Last week, I finally went to see a reputable orthopedic specialist for advice on my nagging plantars fasciitis injury. I had some preliminary x-rays done and then met in the examination room for evaluation. After two weeks of painful on again/off again running, I hoped to be back on my feet so that I could prepare for the 2015 NYC Marathon this November.
The doctor put my x-rays up on the board and hummed and hawed a bit. Next, he asked me about my training and symptoms. Finally, he did a squeeze test on my heel that almost sent me flying off the examination table.
He told me why I’d been in such discomfort. It turns out that I do have plantars fasciitis, a painful tightening of the fascia that runs from the base of the toes to the base of the heel. My high-arched feet and high mileage are a recipe for disaster. Fortunately he could help me with a plan involving time off from running, cross-training, and regular stretching and mobility exercises.
But, he wasn’t done. I’ve also developed a bone spur on the front side of my calcaneus (heel bone) as a result of my fascia pulling at it for many years. On the x-ray it looked like a wisp of white extending out towards my toes. It wasn’t big enough for surgical intervention, but it was another indicator of extremely tight fascia.
As I was coming to grips with this news, he dropped the bomb. I also had a stress fracture in my calcaneus. I’d been running on a broken bone! No wonder an easy 2-3 mile run sent me into the pain cave.
Treatment and Recovery
My recovery begins with 2-3 weeks on crutches. After that, if I’m pain-free, I can begin low impact cross-training on the bike or in the pool. Running isn’t on my radar for at least 8-10 weeks. So, I can forget NYC in November. But, maybe I can dream about Boston in April.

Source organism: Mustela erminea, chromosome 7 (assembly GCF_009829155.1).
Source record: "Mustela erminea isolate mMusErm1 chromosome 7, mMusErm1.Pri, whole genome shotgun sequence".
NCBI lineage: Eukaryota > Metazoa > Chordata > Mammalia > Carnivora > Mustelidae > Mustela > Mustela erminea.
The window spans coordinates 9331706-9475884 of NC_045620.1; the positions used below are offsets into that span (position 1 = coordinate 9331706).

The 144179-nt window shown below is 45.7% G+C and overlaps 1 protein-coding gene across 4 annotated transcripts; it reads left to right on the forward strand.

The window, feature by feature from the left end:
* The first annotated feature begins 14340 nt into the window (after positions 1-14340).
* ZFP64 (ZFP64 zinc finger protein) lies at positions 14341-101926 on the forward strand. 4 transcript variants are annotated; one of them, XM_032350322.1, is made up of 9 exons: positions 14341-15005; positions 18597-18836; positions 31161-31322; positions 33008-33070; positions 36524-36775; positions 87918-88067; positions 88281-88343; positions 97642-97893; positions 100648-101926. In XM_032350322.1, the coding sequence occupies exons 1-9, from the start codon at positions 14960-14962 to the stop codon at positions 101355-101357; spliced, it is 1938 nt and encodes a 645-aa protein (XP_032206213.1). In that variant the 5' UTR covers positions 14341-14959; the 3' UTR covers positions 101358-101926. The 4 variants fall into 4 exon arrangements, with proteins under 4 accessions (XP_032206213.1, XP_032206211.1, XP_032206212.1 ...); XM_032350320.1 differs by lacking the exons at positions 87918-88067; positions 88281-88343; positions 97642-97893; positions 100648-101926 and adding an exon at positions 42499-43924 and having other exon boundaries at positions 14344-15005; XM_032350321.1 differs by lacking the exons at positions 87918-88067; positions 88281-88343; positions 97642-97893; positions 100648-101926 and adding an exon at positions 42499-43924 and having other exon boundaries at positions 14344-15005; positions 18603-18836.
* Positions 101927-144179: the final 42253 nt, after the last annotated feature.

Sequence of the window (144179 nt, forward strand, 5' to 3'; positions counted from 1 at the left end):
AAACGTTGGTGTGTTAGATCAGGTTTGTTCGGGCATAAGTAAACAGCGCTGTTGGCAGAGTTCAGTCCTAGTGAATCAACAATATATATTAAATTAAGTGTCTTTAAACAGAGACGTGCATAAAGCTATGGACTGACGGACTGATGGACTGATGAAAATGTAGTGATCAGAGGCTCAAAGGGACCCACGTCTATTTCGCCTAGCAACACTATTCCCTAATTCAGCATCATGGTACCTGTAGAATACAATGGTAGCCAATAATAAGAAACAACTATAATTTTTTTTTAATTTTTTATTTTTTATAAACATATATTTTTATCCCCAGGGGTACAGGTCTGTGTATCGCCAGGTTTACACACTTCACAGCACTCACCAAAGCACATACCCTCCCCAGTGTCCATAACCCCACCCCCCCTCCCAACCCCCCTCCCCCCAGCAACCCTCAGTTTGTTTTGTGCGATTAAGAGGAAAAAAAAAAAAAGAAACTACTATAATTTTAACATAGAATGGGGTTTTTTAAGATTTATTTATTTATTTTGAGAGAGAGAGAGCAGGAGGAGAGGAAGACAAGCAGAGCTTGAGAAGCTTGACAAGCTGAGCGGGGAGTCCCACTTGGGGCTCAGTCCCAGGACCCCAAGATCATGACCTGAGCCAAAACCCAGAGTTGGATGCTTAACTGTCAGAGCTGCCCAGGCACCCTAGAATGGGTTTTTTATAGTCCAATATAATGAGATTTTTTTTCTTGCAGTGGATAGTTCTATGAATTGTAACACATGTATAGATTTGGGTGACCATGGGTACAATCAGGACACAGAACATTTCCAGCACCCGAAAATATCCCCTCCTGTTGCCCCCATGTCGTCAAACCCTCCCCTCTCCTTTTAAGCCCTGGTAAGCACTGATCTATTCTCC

The trick now is to have the patience and fortitude to stick with the plan. If I return too soon, it could set me back to square one all over again. My immediate goal is to get through eleven more days with these awkward crutches.
I’m wearing a PF boot at night to keep my fascia in a flexed position. Without it, my fascia would collapse and then tear again as it stretches under the weight of my body each morning. The night splint will stay on for the next 6-8 weeks. It’s a bit clunky and tangles in the sheets, but it’s surprisingly comfortable.
My doctor also recommend a tool for increasing flexibility called the Prostretch. I have yet to use it, but I’m hoping it will be as good as advertised. First, I have to get off these damn crutches.
Distance runners are notoriously stubborn. We have to be to get through the ‘trials of miles’ as Quenton Cassidy would tell us. But, sometimes you have to know when to give in and just stop.
I’m looking at the next six weeks as a time to recover, heal, and enjoy some new fitness activities. I’m planning on riding my road bike along the seacoast and exploring the salt marshes by kayak. Maybe I’ve got a century ride in my future this fall instead of a marathon.